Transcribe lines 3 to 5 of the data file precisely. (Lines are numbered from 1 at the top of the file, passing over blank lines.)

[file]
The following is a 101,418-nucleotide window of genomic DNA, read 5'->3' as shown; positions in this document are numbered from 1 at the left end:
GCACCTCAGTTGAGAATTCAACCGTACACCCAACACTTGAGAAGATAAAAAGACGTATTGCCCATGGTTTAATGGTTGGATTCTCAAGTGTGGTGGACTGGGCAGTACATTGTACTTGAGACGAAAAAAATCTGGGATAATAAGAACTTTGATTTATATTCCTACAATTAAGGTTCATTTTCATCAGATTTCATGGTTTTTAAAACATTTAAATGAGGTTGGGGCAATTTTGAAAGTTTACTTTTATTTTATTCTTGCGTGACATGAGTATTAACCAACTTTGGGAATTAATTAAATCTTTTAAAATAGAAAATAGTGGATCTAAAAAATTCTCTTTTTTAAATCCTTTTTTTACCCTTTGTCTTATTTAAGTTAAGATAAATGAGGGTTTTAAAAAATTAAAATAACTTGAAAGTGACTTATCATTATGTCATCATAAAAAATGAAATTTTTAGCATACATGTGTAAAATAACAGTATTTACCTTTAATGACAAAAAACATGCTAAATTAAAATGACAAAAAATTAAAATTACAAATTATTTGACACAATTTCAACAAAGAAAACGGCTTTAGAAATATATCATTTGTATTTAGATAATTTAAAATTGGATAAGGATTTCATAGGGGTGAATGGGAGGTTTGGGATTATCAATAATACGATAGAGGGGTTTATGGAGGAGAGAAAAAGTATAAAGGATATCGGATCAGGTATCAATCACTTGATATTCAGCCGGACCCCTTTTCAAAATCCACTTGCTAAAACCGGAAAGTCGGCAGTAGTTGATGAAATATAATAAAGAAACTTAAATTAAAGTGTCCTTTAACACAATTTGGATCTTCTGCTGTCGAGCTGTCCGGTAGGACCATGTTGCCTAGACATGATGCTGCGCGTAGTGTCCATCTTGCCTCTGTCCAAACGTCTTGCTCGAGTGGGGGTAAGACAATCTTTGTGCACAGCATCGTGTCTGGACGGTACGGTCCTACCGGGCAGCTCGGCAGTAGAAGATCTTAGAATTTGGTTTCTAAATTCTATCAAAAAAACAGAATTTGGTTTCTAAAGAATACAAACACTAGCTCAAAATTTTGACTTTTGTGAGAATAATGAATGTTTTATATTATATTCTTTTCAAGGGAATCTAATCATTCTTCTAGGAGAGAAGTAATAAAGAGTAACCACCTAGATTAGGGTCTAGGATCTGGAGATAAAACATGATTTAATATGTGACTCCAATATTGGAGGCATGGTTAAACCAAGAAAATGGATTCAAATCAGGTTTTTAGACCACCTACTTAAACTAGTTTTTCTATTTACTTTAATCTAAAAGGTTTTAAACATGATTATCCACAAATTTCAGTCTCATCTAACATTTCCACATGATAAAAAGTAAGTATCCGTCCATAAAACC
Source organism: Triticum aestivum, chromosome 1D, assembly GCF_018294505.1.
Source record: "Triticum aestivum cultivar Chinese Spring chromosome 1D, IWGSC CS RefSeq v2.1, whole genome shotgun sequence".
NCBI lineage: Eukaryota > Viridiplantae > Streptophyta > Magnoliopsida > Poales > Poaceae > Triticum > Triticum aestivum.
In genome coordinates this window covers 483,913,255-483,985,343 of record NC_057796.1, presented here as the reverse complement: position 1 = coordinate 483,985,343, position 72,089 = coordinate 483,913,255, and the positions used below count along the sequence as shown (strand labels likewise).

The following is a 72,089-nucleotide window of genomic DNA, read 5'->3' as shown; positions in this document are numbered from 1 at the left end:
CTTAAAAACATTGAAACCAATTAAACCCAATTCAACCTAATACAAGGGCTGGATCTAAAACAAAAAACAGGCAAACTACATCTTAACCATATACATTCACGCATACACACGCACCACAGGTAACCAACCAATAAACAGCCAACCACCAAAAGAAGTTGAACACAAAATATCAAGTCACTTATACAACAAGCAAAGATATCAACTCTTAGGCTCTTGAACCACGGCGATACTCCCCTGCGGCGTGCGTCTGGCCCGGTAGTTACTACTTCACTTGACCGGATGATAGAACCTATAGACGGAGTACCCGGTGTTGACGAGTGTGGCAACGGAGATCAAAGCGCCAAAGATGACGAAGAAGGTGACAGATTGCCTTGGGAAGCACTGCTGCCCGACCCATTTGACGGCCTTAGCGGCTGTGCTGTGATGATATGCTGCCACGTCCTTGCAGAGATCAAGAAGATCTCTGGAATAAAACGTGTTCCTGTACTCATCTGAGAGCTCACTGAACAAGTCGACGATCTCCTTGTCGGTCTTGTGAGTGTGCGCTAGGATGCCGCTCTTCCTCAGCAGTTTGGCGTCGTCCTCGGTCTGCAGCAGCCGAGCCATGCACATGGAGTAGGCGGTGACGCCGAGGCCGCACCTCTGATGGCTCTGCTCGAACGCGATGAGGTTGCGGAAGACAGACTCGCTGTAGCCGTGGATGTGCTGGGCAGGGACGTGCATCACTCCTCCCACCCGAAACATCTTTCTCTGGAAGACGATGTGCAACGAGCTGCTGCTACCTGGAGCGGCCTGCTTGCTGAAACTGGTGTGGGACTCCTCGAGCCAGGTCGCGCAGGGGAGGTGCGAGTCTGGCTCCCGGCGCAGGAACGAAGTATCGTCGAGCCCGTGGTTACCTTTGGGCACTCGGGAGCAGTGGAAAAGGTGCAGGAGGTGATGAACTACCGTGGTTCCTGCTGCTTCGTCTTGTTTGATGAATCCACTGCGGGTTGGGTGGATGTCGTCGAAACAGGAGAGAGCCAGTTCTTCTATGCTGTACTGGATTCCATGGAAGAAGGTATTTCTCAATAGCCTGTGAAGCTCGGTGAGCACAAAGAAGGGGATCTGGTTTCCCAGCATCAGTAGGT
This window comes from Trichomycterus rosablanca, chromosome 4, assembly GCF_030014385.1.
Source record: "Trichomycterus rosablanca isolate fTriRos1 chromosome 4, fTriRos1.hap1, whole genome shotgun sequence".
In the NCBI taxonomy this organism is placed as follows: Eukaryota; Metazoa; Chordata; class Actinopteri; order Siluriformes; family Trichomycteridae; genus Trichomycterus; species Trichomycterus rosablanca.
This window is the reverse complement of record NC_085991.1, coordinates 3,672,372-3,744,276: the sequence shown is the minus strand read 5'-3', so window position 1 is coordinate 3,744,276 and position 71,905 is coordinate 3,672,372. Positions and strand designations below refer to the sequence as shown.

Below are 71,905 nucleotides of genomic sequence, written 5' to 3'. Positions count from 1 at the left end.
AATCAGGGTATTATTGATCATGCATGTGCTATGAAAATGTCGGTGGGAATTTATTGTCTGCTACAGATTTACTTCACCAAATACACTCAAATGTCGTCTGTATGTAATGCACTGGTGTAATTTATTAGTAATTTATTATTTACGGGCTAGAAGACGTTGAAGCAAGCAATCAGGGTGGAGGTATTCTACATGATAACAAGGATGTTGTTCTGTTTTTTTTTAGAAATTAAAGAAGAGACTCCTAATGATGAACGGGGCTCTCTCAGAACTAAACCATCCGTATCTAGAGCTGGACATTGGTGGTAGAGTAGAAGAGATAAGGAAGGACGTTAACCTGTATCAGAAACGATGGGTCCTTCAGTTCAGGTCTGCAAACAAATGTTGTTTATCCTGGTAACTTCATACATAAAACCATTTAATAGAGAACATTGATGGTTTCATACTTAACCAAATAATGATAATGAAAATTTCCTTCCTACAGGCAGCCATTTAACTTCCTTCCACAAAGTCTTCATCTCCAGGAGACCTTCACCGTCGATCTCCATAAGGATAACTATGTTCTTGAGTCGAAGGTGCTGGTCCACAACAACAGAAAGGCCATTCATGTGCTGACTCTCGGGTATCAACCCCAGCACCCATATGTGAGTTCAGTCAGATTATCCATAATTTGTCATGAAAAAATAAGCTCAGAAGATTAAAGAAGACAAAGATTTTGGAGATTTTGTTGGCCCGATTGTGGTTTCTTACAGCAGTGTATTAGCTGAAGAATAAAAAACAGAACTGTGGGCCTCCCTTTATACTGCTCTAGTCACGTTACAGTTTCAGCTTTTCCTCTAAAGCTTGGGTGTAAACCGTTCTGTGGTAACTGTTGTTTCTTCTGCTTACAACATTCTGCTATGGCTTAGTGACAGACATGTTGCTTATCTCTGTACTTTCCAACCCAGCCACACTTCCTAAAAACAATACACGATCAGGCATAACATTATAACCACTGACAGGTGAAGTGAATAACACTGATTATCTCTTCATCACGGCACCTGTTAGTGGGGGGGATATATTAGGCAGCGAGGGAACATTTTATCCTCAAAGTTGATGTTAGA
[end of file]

Source organism: Triticum aestivum, chromosome 1D, assembly GCF_018294505.1.
Source record: "Triticum aestivum cultivar Chinese Spring chromosome 1D, IWGSC CS RefSeq v2.1, whole genome shotgun sequence".
NCBI lineage: Eukaryota > Viridiplantae > Streptophyta > Magnoliopsida > Poales > Poaceae > Triticum > Triticum aestivum.